Anonymous hosting means that they do not require any personal information in order to set up your account. This is quite different from companies like Host Gator that not only require tons of personal information but also require that you verify your identity with them by giving over even more personal information.
There are many options out there and I have even seen some companies offering truly anonymous payment methods like BitCoin in order to avoid getting a single piece of personal information from their customers.
Off-shore hosting means that the server is located in a data center outside of the United States. This usually means that the server is located in a country where the U.S. does not have jurisdiction, meaning American law enforcement would have a hard time obtaining your data from the data center.
One must be careful, as there are many countries that will hand over data without even asking why they need it. This is especially true when it is related to copyright infringement.
However, there are some countries and data centers that mostly ignore DMCA requests and would likely deny any frivolous request from an American agency. Often these companies get shut down because the people providing their bandwidth get threatened by giant anti-piracy lobbies like the RIAA and MPAA.
If you’re paying on a month-to-month basis and do not plan on keeping any sensitive files on your server then you can pretty much get one wherever as you don’t have much to lose if the company shuts down.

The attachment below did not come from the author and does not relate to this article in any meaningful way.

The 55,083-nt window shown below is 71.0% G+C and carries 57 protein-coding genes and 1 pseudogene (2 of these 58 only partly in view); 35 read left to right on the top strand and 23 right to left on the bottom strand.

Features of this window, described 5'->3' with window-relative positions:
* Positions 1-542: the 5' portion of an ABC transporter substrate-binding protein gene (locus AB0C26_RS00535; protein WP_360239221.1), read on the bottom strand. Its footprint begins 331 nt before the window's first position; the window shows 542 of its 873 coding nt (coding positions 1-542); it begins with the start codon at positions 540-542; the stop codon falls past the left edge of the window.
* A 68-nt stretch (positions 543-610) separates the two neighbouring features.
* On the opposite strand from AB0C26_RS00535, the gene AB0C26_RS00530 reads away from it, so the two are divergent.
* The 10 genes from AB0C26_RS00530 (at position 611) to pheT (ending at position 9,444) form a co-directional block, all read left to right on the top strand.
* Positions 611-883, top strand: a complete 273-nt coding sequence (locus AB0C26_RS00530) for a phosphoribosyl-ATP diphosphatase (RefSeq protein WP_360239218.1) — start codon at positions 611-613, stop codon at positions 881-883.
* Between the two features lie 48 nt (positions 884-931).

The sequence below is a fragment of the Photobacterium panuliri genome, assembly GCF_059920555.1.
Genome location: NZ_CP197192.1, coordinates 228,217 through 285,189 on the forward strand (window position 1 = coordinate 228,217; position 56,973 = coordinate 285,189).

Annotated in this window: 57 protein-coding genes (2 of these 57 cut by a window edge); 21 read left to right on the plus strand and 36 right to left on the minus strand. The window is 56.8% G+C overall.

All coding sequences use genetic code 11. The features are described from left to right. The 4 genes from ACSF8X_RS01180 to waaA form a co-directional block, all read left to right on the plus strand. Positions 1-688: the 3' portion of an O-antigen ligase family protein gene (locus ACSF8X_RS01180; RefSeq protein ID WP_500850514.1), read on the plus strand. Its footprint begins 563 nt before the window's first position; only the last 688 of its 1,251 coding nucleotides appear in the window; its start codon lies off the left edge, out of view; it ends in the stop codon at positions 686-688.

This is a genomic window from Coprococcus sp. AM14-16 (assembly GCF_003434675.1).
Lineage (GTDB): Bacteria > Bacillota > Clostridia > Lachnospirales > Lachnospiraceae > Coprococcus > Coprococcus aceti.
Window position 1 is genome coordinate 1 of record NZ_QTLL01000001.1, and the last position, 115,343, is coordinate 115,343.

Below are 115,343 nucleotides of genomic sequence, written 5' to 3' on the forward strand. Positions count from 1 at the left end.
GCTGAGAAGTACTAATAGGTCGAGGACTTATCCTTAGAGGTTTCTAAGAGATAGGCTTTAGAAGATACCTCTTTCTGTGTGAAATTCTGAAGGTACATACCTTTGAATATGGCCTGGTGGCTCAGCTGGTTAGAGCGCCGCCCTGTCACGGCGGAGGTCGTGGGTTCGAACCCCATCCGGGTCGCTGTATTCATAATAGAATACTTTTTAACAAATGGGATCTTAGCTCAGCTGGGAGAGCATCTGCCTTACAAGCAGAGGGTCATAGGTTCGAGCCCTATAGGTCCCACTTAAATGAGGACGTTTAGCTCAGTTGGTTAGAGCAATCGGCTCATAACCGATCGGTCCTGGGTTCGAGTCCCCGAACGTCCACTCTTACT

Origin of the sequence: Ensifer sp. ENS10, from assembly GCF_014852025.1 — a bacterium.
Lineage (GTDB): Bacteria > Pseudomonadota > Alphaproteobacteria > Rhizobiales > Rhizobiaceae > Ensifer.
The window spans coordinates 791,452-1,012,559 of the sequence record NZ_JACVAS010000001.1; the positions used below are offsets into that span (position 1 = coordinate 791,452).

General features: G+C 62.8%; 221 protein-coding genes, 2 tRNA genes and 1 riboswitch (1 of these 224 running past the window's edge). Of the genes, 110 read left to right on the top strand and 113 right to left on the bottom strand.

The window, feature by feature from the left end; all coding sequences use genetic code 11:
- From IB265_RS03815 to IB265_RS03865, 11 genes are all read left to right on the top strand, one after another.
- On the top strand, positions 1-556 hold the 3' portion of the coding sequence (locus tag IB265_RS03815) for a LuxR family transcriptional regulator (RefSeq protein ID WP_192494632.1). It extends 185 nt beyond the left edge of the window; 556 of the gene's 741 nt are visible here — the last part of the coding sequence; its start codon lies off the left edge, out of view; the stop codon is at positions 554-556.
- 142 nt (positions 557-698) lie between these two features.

Locations I would recommend looking into are any Eastern European nations, Panama, Hong Kong, Singapore, Sweden, Russia, China, the Netherlands and Germany.
Russia and some former Soviet bloc nations like Romania are infamous for their internet crime activities. Due to the fact that Russia and many Eastern European nations do not recognize American jurisdiction, spammers and botnets are often located in these countries.
Some of the above countries are also known to offer “bullet proof” servers which are marketed as such because the owner will not respond to any requests from law enforcement or copyright protection agencies. Honestly, I would stay away from such offers because there is a good chance your server could be used in conjunction with others as a part of a botnet or phishing scam.
Basically, any country outside of the United States which does not have an agreement with the NSA in regards to monitoring of internet activity is a safe choice.
Once you have located and obtained your server, the hard work is done.
All you have to do is fire up the browser pre-loaded with the operating system, download Firefox and NoScript and then start browsing.
If you are running the HideMyAss Virtual Private Network client while using a remote desktop you have a huge layer of security between you and the internet sites you browse.
To put it simply you have your computer routing through a remote server (part of the VPN) which then connects to another remote server (your VPS) which then connects to the website.
You could even use a proxy on your VPS so you are going form your computer to the VPN to the VPS to a proxy to the website.
This obfuscates your IP and home computer’s MAC address considerably and anyone trying to track you down would have to spend a lot of time and money doing so.
If you have any questions about internet privacy and how to secure your computer feel free to e-mail me at [email protected]